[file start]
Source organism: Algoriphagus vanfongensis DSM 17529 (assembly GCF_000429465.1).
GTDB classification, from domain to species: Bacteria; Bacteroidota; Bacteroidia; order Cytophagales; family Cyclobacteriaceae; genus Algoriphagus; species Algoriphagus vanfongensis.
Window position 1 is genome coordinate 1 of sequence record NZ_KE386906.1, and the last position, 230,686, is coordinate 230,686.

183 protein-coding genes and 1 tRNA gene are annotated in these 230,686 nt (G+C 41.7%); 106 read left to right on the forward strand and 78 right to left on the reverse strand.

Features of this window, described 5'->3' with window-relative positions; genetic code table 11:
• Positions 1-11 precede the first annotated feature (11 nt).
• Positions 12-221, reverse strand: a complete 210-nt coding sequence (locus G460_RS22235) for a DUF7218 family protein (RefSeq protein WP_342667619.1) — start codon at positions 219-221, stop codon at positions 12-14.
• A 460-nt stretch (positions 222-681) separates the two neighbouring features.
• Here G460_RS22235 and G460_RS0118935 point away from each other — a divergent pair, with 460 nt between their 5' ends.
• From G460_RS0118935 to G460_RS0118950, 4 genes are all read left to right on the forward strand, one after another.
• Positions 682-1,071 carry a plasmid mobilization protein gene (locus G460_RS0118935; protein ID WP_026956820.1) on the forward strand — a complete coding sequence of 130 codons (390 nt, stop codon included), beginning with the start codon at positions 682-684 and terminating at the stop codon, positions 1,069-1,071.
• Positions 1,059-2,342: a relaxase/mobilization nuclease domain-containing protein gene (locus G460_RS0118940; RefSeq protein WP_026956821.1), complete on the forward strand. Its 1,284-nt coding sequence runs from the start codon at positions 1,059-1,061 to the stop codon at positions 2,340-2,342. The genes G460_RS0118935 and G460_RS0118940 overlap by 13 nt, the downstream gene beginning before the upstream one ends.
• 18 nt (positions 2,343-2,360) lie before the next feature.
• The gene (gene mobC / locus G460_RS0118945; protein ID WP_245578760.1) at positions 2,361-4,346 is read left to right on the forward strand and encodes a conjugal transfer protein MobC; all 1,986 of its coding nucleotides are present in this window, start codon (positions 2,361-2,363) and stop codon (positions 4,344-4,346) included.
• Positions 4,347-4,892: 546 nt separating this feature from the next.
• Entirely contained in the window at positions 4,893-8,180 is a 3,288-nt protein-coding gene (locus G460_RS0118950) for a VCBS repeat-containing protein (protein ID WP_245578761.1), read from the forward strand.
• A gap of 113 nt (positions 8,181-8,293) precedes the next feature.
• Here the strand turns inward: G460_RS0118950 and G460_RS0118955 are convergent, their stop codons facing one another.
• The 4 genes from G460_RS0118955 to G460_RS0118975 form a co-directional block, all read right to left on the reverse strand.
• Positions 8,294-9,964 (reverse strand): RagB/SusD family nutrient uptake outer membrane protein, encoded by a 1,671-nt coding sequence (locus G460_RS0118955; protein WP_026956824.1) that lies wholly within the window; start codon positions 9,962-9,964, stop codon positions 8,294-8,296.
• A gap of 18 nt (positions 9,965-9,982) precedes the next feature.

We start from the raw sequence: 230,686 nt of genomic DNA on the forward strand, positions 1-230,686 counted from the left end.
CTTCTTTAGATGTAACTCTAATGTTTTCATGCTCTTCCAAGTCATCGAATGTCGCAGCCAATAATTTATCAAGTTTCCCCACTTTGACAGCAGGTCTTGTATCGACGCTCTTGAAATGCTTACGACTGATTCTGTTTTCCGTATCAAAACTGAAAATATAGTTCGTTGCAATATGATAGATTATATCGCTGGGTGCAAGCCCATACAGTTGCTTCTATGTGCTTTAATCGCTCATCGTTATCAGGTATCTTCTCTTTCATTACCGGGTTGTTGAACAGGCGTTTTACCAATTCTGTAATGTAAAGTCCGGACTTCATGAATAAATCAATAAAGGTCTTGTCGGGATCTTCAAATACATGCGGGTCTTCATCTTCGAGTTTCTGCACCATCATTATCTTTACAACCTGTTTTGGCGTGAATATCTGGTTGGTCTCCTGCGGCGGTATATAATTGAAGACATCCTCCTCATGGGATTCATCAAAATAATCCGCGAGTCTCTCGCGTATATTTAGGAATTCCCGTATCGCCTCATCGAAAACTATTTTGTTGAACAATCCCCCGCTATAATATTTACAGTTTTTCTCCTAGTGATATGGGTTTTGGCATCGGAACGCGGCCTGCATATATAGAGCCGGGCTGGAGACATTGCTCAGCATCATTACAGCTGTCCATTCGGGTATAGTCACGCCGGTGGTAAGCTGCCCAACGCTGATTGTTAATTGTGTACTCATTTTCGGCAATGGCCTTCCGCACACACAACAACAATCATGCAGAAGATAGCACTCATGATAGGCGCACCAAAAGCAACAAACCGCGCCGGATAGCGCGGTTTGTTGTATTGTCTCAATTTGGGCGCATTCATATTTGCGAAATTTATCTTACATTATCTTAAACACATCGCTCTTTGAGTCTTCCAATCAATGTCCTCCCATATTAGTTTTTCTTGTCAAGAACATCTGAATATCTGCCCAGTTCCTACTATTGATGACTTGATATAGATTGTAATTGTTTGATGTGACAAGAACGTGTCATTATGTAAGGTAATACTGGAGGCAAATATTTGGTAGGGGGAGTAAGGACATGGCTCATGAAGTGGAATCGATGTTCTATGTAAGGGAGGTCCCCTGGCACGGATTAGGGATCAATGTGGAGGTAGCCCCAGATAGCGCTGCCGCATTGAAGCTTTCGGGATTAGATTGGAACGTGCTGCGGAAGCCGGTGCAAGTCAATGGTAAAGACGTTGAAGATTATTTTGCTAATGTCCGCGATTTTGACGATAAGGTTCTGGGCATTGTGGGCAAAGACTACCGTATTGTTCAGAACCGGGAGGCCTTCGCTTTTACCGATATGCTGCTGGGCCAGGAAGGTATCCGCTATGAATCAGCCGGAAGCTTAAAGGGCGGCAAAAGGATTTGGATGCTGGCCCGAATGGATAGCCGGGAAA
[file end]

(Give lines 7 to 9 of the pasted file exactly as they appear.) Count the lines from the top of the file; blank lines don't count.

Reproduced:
• Positions 12-221, reverse strand: a complete 210-nt coding sequence (locus G460_RS22235) for a DUF7218 family protein (RefSeq protein WP_342667619.1) — start codon at positions 219-221, stop codon at positions 12-14.
• A 460-nt stretch (positions 222-681) separates the two neighbouring features.
• Here G460_RS22235 and G460_RS0118935 point away from each other — a divergent pair, with 460 nt between their 5' ends.